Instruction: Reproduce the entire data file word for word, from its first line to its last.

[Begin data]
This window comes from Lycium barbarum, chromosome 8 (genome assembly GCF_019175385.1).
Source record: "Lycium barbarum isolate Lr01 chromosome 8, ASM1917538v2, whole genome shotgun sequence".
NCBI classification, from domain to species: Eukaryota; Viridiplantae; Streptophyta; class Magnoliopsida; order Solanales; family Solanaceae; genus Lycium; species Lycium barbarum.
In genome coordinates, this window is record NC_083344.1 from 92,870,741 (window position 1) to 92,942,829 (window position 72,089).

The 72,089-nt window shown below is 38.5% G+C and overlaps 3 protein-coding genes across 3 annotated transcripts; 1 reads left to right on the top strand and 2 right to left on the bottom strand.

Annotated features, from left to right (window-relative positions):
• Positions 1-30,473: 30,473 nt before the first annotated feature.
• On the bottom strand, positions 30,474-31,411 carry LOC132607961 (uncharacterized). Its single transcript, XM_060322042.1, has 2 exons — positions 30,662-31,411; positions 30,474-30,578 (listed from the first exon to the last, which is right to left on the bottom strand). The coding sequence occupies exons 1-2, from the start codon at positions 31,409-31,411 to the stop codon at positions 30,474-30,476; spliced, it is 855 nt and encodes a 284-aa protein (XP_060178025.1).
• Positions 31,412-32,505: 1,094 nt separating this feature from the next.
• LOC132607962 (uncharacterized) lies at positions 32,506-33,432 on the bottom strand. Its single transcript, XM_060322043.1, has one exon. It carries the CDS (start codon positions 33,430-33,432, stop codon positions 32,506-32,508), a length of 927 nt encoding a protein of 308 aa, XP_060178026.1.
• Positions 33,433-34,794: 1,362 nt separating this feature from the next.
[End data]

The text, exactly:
This window comes from Lycium barbarum, chromosome 8 (genome assembly GCF_019175385.1).
Source record: "Lycium barbarum isolate Lr01 chromosome 8, ASM1917538v2, whole genome shotgun sequence".
NCBI classification, from domain to species: Eukaryota; Viridiplantae; Streptophyta; class Magnoliopsida; order Solanales; family Solanaceae; genus Lycium; species Lycium barbarum.
In genome coordinates, this window is record NC_083344.1 from 92,870,741 (window position 1) to 92,942,829 (window position 72,089).

The 72,089-nt window shown below is 38.5% G+C and overlaps 3 protein-coding genes across 3 annotated transcripts; 1 reads left to right on the top strand and 2 right to left on the bottom strand.

Annotated features, from left to right (window-relative positions):
• Positions 1-30,473: 30,473 nt before the first annotated feature.
• On the bottom strand, positions 30,474-31,411 carry LOC132607961 (uncharacterized). Its single transcript, XM_060322042.1, has 2 exons — positions 30,662-31,411; positions 30,474-30,578 (listed from the first exon to the last, which is right to left on the bottom strand). The coding sequence occupies exons 1-2, from the start codon at positions 31,409-31,411 to the stop codon at positions 30,474-30,476; spliced, it is 855 nt and encodes a 284-aa protein (XP_060178025.1).
• Positions 31,412-32,505: 1,094 nt separating this feature from the next.
• LOC132607962 (uncharacterized) lies at positions 32,506-33,432 on the bottom strand. Its single transcript, XM_060322043.1, has one exon. It carries the CDS (start codon positions 33,430-33,432, stop codon positions 32,506-32,508), a length of 927 nt encoding a protein of 308 aa, XP_060178026.1.
• Positions 33,433-34,794: 1,362 nt separating this feature from the next.